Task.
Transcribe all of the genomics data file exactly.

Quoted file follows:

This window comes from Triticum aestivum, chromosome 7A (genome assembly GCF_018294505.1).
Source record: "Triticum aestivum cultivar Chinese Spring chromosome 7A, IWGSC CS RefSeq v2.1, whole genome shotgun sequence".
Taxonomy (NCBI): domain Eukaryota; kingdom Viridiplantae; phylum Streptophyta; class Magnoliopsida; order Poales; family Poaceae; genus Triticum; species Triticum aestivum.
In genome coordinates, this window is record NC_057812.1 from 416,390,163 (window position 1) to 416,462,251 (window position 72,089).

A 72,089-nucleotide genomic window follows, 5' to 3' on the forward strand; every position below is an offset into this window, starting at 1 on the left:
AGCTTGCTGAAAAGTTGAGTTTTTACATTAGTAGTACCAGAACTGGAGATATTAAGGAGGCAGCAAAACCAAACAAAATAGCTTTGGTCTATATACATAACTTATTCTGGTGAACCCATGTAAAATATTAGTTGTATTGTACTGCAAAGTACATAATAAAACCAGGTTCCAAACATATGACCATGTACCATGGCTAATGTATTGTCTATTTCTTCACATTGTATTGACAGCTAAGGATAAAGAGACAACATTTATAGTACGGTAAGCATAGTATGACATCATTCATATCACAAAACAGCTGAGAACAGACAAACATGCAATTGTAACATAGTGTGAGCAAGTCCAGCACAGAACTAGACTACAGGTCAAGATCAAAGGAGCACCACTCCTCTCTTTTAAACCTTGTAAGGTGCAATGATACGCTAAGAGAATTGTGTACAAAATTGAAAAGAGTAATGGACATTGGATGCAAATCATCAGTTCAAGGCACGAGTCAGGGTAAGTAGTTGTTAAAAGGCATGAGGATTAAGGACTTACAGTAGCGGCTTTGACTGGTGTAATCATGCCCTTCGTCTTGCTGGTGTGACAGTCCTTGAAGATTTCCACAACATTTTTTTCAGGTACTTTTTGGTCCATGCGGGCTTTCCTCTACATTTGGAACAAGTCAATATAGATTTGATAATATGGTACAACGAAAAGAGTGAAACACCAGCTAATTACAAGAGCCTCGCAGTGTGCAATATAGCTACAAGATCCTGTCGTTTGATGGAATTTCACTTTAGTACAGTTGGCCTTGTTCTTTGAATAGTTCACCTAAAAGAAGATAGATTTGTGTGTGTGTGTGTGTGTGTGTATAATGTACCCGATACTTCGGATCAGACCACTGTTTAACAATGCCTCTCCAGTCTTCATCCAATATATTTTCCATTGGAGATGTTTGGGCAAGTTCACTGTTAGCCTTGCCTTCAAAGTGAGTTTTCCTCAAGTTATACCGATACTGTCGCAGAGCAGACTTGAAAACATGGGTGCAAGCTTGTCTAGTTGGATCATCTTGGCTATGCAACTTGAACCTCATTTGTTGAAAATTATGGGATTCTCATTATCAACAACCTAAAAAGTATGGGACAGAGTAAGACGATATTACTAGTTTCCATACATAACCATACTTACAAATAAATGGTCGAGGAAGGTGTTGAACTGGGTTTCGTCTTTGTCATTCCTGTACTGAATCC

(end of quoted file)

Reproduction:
This window comes from Triticum aestivum, chromosome 7A (genome assembly GCF_018294505.1).
Source record: "Triticum aestivum cultivar Chinese Spring chromosome 7A, IWGSC CS RefSeq v2.1, whole genome shotgun sequence".
Taxonomy (NCBI): domain Eukaryota; kingdom Viridiplantae; phylum Streptophyta; class Magnoliopsida; order Poales; family Poaceae; genus Triticum; species Triticum aestivum.
In genome coordinates, this window is record NC_057812.1 from 416,390,163 (window position 1) to 416,462,251 (window position 72,089).

A 72,089-nucleotide genomic window follows, 5' to 3' on the forward strand; every position below is an offset into this window, starting at 1 on the left:
AGCTTGCTGAAAAGTTGAGTTTTTACATTAGTAGTACCAGAACTGGAGATATTAAGGAGGCAGCAAAACCAAACAAAATAGCTTTGGTCTATATACATAACTTATTCTGGTGAACCCATGTAAAATATTAGTTGTATTGTACTGCAAAGTACATAATAAAACCAGGTTCCAAACATATGACCATGTACCATGGCTAATGTATTGTCTATTTCTTCACATTGTATTGACAGCTAAGGATAAAGAGACAACATTTATAGTACGGTAAGCATAGTATGACATCATTCATATCACAAAACAGCTGAGAACAGACAAACATGCAATTGTAACATAGTGTGAGCAAGTCCAGCACAGAACTAGACTACAGGTCAAGATCAAAGGAGCACCACTCCTCTCTTTTAAACCTTGTAAGGTGCAATGATACGCTAAGAGAATTGTGTACAAAATTGAAAAGAGTAATGGACATTGGATGCAAATCATCAGTTCAAGGCACGAGTCAGGGTAAGTAGTTGTTAAAAGGCATGAGGATTAAGGACTTACAGTAGCGGCTTTGACTGGTGTAATCATGCCCTTCGTCTTGCTGGTGTGACAGTCCTTGAAGATTTCCACAACATTTTTTTCAGGTACTTTTTGGTCCATGCGGGCTTTCCTCTACATTTGGAACAAGTCAATATAGATTTGATAATATGGTACAACGAAAAGAGTGAAACACCAGCTAATTACAAGAGCCTCGCAGTGTGCAATATAGCTACAAGATCCTGTCGTTTGATGGAATTTCACTTTAGTACAGTTGGCCTTGTTCTTTGAATAGTTCACCTAAAAGAAGATAGATTTGTGTGTGTGTGTGTGTGTGTGTATAATGTACCCGATACTTCGGATCAGACCACTGTTTAACAATGCCTCTCCAGTCTTCATCCAATATATTTTCCATTGGAGATGTTTGGGCAAGTTCACTGTTAGCCTTGCCTTCAAAGTGAGTTTTCCTCAAGTTATACCGATACTGTCGCAGAGCAGACTTGAAAACATGGGTGCAAGCTTGTCTAGTTGGATCATCTTGGCTATGCAACTTGAACCTCATTTGTTGAAAATTATGGGATTCTCATTATCAACAACCTAAAAAGTATGGGACAGAGTAAGACGATATTACTAGTTTCCATACATAACCATACTTACAAATAAATGGTCGAGGAAGGTGTTGAACTGGGTTTCGTCTTTGTCATTCCTGTACTGAATCC